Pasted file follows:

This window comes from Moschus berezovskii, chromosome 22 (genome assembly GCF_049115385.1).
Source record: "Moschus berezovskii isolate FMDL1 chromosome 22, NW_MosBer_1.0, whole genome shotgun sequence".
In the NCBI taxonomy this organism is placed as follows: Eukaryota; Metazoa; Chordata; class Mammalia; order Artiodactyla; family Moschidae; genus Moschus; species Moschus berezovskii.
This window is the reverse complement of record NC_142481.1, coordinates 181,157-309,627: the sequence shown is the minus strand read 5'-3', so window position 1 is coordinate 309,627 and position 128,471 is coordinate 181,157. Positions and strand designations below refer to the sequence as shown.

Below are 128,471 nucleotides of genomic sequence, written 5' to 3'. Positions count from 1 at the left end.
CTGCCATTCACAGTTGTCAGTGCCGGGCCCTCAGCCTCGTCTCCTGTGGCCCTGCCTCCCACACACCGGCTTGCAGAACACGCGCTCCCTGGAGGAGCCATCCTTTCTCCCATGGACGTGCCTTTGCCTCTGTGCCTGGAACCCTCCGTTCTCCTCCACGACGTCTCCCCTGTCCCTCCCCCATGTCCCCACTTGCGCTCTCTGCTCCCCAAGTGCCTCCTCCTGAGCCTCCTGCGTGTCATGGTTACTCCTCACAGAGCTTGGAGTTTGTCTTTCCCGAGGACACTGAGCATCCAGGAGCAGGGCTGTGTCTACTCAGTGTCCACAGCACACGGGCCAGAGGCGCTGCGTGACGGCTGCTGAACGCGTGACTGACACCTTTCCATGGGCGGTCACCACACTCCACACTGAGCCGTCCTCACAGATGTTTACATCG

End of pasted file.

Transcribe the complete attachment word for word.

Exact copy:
This window comes from Moschus berezovskii, chromosome 22 (genome assembly GCF_049115385.1).
Source record: "Moschus berezovskii isolate FMDL1 chromosome 22, NW_MosBer_1.0, whole genome shotgun sequence".
In the NCBI taxonomy this organism is placed as follows: Eukaryota; Metazoa; Chordata; class Mammalia; order Artiodactyla; family Moschidae; genus Moschus; species Moschus berezovskii.
This window is the reverse complement of record NC_142481.1, coordinates 181,157-309,627: the sequence shown is the minus strand read 5'-3', so window position 1 is coordinate 309,627 and position 128,471 is coordinate 181,157. Positions and strand designations below refer to the sequence as shown.

Below are 128,471 nucleotides of genomic sequence, written 5' to 3'. Positions count from 1 at the left end.
CTGCCATTCACAGTTGTCAGTGCCGGGCCCTCAGCCTCGTCTCCTGTGGCCCTGCCTCCCACACACCGGCTTGCAGAACACGCGCTCCCTGGAGGAGCCATCCTTTCTCCCATGGACGTGCCTTTGCCTCTGTGCCTGGAACCCTCCGTTCTCCTCCACGACGTCTCCCCTGTCCCTCCCCCATGTCCCCACTTGCGCTCTCTGCTCCCCAAGTGCCTCCTCCTGAGCCTCCTGCGTGTCATGGTTACTCCTCACAGAGCTTGGAGTTTGTCTTTCCCGAGGACACTGAGCATCCAGGAGCAGGGCTGTGTCTACTCAGTGTCCACAGCACACGGGCCAGAGGCGCTGCGTGACGGCTGCTGAACGCGTGACTGACACCTTTCCATGGGCGGTCACCACACTCCACACTGAGCCGTCCTCACAGATGTTTACATCG